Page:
After a few minutes on a regular road, the signs pointed directly left into the woods, so I followed, and found myself in Milton Country Park. It was beautiful, and totally unexpected.
I stopped to take a look at this war memorial. You can read more about it here.
The ride took me about 2 and a half hours, I never went very fast, and I kept stopping to look at things. But a nice afternoon's exercise, I think.
We had one more day in Bath before returning to Cambridge. It was much more crowded in the City Centre! I guess plenty of people come in for the day, and for the weekend. Once we were a little away from the center things were fine.
The light is terrible in this photo, but I loved this shop. It has tourist stuff, postcards, etc, on the left, but the right side is all dollhouse stuff. I would never have left this store when I was a kid!
We went to Topping and Company on Friday, but I did not take a photo. It really is an outstanding bookshop!
Our first stop of the morning was the Jane Austen Center.
There is not much information about Austen in the really interesting bits of her life, since most of what we knows comes from her letters to her sister, and in the times she was with her sister there are, of course, no letters.
Alex has already blogged about the museum, and his summary is brilliant, so I will quote it, rather than write my own (once the academic, always the academic):
We spent part of the morning at the Jane Austen Centre, a house converted into a museum for Jane Austen fans. Though these days, it's really devoted to that version of Jane Austen that's filtered through the movies; so much so that Austen herself (as well as all her other characters) are in danger of being upstaged by Mr. Darcy-- in particular the Colin Firth version of Mr. Darcy. Actually, most of the museum is about Austen and Bath in her time; it's more the gift shop that has turned into the House of Firth. (The "I [Heart] Mr Darcy" bumper stickers and tote bags) nearly sent my wife over the edge.)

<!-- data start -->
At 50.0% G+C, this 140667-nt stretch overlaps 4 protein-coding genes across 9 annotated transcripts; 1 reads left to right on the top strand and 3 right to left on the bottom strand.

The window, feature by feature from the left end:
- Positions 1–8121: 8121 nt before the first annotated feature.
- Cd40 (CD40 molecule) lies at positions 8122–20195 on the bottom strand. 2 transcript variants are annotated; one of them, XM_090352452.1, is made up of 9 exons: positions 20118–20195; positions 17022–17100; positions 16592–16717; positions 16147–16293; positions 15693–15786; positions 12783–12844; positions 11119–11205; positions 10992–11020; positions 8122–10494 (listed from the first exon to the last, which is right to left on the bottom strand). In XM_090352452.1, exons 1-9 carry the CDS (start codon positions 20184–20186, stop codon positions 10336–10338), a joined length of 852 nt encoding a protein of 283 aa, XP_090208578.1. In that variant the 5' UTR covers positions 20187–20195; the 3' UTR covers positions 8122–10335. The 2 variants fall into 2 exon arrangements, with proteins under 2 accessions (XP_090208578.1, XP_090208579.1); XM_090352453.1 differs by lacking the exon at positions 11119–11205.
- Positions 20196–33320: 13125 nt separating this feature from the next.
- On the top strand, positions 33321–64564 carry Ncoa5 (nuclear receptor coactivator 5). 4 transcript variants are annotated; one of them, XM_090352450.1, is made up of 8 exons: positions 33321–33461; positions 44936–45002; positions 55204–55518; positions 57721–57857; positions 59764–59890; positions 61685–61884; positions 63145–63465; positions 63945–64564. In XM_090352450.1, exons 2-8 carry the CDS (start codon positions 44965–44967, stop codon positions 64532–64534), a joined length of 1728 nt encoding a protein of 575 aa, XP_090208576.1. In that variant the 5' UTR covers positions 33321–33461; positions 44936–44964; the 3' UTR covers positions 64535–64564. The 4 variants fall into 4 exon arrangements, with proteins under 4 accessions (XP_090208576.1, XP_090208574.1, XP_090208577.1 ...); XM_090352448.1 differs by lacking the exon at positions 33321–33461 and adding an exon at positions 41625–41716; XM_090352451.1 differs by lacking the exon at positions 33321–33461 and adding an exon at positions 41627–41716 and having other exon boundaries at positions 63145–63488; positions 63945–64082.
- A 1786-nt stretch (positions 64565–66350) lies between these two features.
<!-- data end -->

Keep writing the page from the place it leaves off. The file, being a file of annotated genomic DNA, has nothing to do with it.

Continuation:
Bath's relationship to Jane Austen is emblematic of the mix of honest and commercialism that at their best English historical sites manage to strike. The message can be reduced to, "Jane Austen reluctantly came to his city with her elderly parents, and over the next five years, endured the loss of her beloved father, the decline of her family's status, constant marginalization in a city obsessed with wealth and fashion, and a creative drought that represents an incalculable loss given her short life. Don't forget to visit the gift shop!"